Psst … in case you haven’t heard, those pesky progress reports are out.

It’s awful easy to miss them this year, though. This semester marks the first time parents are being directed to go online to check kids’ grades on Skyward instead of having a paper copy sent home.

If all goes well, the days of HHS students taking home – or sometimes not taking home – printed progress reports to parents may be a thing of the past.

“I like it,” Principal Bob Cotter told The Ville News this week. “What we were getting as a printout didn't look good anyway, so we weren't satisfied with it.”

Cotter notified parents of the switch via the HHS website, School Messenger, the HHS Facebook page and through Twitter.

“The more we can push parents” online, the better, he said.

Guidance counselor Bobbie Caine thinks the new way encourages parents to be more involved.

“Parents can access it at any time instead of waiting on a kid to bring home a piece of paper,” Caine said. “Some kids don’t bring home their papers, while others may not see their parents as much due to busy schedules.”

Assistant Principal Ray Henson is another supporter.

“I think it’s a really good idea because people will have access to it,” Henson said.  “A lot of times (kids or parents) will say, ‘Well, we didn’t get the progress report,’ or some students would not want their parents to see the grades.”

Henson suspects the change will become permanent.

“I’m not a decision-maker, but as long as there is no overly negative feedback, we will keep it,” he predicted.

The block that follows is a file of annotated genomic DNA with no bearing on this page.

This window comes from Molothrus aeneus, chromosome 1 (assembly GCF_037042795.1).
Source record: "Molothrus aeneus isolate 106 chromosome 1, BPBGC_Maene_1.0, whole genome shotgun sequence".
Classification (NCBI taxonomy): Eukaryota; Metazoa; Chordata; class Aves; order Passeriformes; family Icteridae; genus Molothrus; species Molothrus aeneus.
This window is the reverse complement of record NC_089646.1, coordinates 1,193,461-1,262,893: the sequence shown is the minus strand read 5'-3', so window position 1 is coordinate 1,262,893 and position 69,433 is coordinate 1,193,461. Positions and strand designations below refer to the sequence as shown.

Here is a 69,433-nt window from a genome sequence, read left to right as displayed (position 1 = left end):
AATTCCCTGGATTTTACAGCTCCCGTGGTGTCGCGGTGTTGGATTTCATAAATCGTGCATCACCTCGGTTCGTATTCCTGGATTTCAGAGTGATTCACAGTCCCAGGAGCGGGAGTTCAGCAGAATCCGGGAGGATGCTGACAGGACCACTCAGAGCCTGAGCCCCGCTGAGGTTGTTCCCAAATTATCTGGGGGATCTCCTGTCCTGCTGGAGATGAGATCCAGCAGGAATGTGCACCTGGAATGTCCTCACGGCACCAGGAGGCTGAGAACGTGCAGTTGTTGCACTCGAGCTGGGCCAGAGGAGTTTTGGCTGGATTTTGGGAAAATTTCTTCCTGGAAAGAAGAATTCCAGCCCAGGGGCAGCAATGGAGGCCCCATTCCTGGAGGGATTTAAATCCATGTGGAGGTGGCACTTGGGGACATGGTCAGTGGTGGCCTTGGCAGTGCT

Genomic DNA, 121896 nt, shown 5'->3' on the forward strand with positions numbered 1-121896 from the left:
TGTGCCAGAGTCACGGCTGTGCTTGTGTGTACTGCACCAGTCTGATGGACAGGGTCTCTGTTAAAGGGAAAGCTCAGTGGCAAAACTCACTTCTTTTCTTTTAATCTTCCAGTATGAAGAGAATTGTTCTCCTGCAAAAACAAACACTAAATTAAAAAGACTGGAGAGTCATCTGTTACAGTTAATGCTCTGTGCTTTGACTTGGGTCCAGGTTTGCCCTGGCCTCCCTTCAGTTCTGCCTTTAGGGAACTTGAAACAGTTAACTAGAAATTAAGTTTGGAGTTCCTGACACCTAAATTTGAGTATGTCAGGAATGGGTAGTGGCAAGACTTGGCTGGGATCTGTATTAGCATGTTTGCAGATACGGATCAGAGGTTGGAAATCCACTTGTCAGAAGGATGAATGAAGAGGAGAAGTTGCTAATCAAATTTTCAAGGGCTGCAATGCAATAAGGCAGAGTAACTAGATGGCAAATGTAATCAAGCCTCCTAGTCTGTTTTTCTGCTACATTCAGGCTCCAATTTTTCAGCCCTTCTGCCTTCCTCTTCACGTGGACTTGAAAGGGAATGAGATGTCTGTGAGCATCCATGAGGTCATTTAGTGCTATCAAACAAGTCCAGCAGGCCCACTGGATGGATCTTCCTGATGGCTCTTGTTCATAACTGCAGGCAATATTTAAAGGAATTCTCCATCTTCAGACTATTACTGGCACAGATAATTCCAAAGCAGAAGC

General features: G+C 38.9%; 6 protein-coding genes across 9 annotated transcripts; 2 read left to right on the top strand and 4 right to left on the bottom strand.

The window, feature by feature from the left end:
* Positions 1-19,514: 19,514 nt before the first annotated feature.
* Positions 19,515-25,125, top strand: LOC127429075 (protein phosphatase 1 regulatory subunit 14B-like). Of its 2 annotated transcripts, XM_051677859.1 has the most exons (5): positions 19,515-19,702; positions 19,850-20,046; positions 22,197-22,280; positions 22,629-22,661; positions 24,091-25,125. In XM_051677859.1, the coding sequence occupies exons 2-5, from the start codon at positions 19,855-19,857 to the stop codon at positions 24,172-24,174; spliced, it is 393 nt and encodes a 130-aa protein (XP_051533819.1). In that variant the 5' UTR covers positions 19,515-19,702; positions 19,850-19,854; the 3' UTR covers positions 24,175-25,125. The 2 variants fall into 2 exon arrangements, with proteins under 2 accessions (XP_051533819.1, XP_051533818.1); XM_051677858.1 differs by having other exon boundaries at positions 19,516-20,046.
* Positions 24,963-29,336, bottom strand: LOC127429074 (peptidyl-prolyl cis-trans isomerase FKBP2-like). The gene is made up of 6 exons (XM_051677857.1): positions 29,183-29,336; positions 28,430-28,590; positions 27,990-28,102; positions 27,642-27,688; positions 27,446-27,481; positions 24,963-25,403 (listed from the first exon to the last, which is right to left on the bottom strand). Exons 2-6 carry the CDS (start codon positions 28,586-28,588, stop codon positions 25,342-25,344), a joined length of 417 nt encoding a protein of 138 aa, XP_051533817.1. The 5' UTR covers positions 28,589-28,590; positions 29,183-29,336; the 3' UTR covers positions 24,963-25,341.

No word yet whether it would extend to report cards.

Not everyone is a fan of the new method. Math teacher Lesley Fisher worries that some parents won’t get around to going online to check grades.

“Lots of kids may think ‘YES! Now I won't get into trouble because my parents won’t look,'” said Fisher, who has insight not only as a teacher but also as a parent with children in school.

“I do like the fact that we aren't wasting paper, but I am concerned that some parents won’t go on there and check,” she continued. “I think it is going to be surprising to some parents when they receive a report card but never received a progress report.”

 Students are also a little wary of the change, saying they don’t like being blindsided if they have less-than-stellar grades.

“I prefer the paper because then you can prepare for what’s going to happen,” remarked freshman Gavin McLeod.

Fellow freshman Drake Dyer added, “If we get the progress report online, we never know when it will pop up. It’s better if we have a piece of paper – not a random (online) report.”

Story by Corrine Mitchener and Zachary Pearson


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